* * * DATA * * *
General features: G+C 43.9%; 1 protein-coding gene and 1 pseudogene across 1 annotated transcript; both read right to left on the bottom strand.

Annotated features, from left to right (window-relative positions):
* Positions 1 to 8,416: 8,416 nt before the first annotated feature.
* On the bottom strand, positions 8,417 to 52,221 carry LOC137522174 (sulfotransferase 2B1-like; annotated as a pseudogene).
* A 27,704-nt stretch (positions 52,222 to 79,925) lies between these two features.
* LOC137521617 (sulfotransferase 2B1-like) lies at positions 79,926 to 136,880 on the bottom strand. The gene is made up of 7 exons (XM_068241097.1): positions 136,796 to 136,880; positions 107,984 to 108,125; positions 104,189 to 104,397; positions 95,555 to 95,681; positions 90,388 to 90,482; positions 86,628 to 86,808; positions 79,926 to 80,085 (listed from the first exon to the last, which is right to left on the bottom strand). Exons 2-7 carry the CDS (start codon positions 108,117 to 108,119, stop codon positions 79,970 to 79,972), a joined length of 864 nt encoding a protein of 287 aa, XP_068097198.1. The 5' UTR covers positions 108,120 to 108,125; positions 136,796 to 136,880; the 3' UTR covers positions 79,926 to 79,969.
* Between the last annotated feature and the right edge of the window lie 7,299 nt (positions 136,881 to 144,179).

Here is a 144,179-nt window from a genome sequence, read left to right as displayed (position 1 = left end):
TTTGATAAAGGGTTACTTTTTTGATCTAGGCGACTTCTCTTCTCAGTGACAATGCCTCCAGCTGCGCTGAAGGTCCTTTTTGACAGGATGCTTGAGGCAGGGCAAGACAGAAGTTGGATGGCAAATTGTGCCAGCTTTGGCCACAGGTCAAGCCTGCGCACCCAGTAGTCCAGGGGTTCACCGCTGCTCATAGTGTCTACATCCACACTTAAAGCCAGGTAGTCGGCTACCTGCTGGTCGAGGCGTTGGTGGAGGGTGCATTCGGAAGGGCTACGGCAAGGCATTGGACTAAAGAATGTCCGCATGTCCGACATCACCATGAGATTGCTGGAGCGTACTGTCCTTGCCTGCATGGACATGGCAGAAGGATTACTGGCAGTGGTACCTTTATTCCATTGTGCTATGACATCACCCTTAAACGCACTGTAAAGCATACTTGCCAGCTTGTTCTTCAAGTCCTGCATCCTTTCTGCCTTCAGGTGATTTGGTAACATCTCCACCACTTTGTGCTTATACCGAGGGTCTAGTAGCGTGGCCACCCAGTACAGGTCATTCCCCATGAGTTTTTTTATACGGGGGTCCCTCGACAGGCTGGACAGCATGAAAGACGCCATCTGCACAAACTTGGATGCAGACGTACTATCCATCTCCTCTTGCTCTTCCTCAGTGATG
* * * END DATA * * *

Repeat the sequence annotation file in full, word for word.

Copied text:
General features: G+C 43.9%; 1 protein-coding gene and 1 pseudogene across 1 annotated transcript; both read right to left on the bottom strand.

Annotated features, from left to right (window-relative positions):
* Positions 1 to 8,416: 8,416 nt before the first annotated feature.
* On the bottom strand, positions 8,417 to 52,221 carry LOC137522174 (sulfotransferase 2B1-like; annotated as a pseudogene).
* A 27,704-nt stretch (positions 52,222 to 79,925) lies between these two features.
* LOC137521617 (sulfotransferase 2B1-like) lies at positions 79,926 to 136,880 on the bottom strand. The gene is made up of 7 exons (XM_068241097.1): positions 136,796 to 136,880; positions 107,984 to 108,125; positions 104,189 to 104,397; positions 95,555 to 95,681; positions 90,388 to 90,482; positions 86,628 to 86,808; positions 79,926 to 80,085 (listed from the first exon to the last, which is right to left on the bottom strand). Exons 2-7 carry the CDS (start codon positions 108,117 to 108,119, stop codon positions 79,970 to 79,972), a joined length of 864 nt encoding a protein of 287 aa, XP_068097198.1. The 5' UTR covers positions 108,120 to 108,125; positions 136,796 to 136,880; the 3' UTR covers positions 79,926 to 79,969.
* Between the last annotated feature and the right edge of the window lie 7,299 nt (positions 136,881 to 144,179).

Here is a 144,179-nt window from a genome sequence, read left to right as displayed (position 1 = left end):
TTTGATAAAGGGTTACTTTTTTGATCTAGGCGACTTCTCTTCTCAGTGACAATGCCTCCAGCTGCGCTGAAGGTCCTTTTTGACAGGATGCTTGAGGCAGGGCAAGACAGAAGTTGGATGGCAAATTGTGCCAGCTTTGGCCACAGGTCAAGCCTGCGCACCCAGTAGTCCAGGGGTTCACCGCTGCTCATAGTGTCTACATCCACACTTAAAGCCAGGTAGTCGGCTACCTGCTGGTCGAGGCGTTGGTGGAGGGTGCATTCGGAAGGGCTACGGCAAGGCATTGGACTAAAGAATGTCCGCATGTCCGACATCACCATGAGATTGCTGGAGCGTACTGTCCTTGCCTGCATGGACATGGCAGAAGGATTACTGGCAGTGGTACCTTTATTCCATTGTGCTATGACATCACCCTTAAACGCACTGTAAAGCATACTTGCCAGCTTGTTCTTCAAGTCCTGCATCCTTTCTGCCTTCAGGTGATTTGGTAACATCTCCACCACTTTGTGCTTATACCGAGGGTCTAGTAGCGTGGCCACCCAGTACAGGTCATTCCCCATGAGTTTTTTTATACGGGGGTCCCTCGACAGGCTGGACAGCATGAAAGACGCCATCTGCACAAACTTGGATGCAGACGTACTATCCATCTCCTCTTGCTCTTCCTCAGTGATG